a number of doctors for the agonizing pain, and
finally one of them referred me to a neurosurgeon,
Dr. Wyatt. He saw me and told me that I needed to
be admitted to the hospital immediately, so I went
on in and they put me in traction right away.
"Dr. Wyatt knew that I had bad respiratory diseases
so he called in a lung specialist, who said that
the anesthesiologist, Dr. Coleman, should be consulted
if I was going to be put to sleep. So the lung specialist
worked on me for almost three weeks until he finally
got me to a place where Dr. Coleman would put me
under. He finally consented on a Monday, although
he was very much worried about it. They scheduled
the operation for the next Friday. Monday night,
I went to sleep and had a restful sleep until sometime
early Tuesday morning, when I woke up in severe
pain. I turned over and tried to get in a more comfortable
position, but just at that moment a light appeared
in the corner of the room, just below the ceiling.
It was just a ball of light, almost like a globe,
and it was not very large, I would say no more than
twelve to fifteen inches in diameter, and as this
light appeared, a feeling came over me. I can't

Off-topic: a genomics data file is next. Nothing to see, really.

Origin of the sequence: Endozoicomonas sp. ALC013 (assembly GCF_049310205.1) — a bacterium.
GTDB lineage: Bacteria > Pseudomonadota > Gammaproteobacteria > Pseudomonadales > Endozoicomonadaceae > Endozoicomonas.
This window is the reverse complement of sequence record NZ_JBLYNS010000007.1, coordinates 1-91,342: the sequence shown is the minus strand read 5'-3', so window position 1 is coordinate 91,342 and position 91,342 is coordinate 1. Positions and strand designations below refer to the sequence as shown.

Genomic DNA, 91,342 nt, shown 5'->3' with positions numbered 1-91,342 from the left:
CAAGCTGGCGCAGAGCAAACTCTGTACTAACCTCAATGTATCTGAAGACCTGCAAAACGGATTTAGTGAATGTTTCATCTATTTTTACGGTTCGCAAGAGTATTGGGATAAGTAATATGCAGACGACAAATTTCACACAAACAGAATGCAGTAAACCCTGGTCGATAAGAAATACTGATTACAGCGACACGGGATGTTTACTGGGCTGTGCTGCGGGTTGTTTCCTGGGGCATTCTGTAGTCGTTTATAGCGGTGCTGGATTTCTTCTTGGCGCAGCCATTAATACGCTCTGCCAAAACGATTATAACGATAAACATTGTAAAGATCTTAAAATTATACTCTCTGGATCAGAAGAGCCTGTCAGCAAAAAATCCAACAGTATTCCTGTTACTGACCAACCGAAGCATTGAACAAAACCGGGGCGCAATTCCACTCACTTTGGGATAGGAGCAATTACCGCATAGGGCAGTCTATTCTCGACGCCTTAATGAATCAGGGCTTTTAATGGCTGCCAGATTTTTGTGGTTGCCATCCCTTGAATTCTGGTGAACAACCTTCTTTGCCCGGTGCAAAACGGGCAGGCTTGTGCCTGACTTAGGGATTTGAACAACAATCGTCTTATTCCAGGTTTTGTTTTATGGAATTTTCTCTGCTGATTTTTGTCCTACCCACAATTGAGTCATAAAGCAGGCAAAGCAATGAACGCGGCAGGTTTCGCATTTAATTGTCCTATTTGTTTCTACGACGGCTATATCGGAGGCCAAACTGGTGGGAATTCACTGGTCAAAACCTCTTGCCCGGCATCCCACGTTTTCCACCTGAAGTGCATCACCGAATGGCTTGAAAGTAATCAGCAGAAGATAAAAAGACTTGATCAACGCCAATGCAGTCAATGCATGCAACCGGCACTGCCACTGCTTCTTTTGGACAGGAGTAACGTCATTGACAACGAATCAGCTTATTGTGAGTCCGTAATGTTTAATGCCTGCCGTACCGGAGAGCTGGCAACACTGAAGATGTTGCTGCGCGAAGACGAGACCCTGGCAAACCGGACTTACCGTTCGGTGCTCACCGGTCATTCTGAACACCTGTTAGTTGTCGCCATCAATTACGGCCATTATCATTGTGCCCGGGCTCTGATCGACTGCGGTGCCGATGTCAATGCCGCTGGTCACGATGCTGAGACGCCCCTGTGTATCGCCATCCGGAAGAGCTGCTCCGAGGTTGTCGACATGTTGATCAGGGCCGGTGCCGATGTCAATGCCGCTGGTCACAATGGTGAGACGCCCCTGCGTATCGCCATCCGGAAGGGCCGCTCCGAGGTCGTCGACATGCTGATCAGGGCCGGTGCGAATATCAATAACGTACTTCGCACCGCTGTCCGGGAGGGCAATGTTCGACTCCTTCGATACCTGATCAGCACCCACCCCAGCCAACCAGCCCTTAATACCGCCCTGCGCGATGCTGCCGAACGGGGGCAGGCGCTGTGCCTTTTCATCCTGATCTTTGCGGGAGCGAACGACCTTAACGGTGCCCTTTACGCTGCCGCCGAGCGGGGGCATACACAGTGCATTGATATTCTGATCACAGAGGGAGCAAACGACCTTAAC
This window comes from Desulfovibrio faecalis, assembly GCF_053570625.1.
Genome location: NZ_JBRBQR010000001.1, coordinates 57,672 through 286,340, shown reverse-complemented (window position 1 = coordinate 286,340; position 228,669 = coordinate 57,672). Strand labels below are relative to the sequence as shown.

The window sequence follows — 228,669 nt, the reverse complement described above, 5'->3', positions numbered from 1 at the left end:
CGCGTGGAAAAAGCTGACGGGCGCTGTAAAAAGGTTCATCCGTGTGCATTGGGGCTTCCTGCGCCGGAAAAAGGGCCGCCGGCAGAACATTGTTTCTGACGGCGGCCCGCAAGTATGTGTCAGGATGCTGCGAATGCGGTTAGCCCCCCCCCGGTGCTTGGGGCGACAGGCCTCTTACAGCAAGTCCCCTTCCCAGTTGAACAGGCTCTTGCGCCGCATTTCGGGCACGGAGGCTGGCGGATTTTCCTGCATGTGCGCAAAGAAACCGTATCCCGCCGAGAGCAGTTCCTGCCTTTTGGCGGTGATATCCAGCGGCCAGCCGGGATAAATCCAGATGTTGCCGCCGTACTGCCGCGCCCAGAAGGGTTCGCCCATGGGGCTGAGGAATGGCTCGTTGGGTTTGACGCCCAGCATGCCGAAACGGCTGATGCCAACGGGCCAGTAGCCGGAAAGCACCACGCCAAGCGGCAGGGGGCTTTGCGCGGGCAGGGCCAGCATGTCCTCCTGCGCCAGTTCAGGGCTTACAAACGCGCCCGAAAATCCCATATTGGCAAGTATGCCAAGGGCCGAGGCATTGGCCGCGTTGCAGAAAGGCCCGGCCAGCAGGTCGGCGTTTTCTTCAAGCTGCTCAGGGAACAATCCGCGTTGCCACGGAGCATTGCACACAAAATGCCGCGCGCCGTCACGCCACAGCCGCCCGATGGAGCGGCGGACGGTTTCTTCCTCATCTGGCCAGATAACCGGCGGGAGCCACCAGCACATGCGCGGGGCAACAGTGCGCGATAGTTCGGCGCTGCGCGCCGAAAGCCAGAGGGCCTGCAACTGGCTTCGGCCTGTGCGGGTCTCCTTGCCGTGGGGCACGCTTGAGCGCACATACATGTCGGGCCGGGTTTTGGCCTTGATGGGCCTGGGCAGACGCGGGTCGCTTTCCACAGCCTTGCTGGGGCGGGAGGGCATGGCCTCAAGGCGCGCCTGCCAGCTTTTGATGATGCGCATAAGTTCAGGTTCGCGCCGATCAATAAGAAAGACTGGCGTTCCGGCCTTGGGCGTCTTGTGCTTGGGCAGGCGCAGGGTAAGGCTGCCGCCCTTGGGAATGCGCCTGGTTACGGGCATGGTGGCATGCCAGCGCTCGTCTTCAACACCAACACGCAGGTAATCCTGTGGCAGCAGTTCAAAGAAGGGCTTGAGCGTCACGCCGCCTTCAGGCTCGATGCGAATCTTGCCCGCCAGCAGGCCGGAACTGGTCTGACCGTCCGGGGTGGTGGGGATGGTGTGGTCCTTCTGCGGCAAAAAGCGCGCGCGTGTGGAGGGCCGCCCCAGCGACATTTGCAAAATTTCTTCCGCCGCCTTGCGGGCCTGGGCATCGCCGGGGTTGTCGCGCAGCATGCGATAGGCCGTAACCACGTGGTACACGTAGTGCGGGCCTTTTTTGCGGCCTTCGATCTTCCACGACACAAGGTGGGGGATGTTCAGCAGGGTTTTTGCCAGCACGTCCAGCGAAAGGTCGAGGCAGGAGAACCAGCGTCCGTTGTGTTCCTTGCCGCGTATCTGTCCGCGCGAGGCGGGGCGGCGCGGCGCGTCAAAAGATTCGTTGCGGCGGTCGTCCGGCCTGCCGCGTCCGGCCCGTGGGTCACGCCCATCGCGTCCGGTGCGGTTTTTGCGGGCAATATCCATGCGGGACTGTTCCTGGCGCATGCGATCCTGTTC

say that it was an eerie feeling, because it was
not. It was a feeling of complete peace and utter
relaxation. I could see a hand reach down for me
from the light, and the light said:
me. I want to show you something."
"So immediately, without
any hesitation whatsoever, I reached up with my
hand and grabbed onto the hand I saw. As I did,
I had the feeling of being drawn up and of leaving
my body, and I looked back and saw it lying there
on the bed while I was going up towards the ceiling
of the room.
"Now, at this time, as
soon as I left my body, I took on the same form
as the light. I got the feeling, and I'll have to
use my own words for it, because I've never heard
anyone talk about anything like this, that this
form was definitely a spirit. It wasn't a body,
just a wisp of smoke or a vapor. It looked almost
like the clouds of cigarette smoke you can see when
they are illuminated as they drift around a lamp.
The form I took had colors, though. There was orange,
yellow, and a color that was very indistinct to
me - I took it to be an indigo, a bluish color.
"This spiritual form didn't
have a shape like a body. It was more or less circular,
but it had what I would call a hand. I know this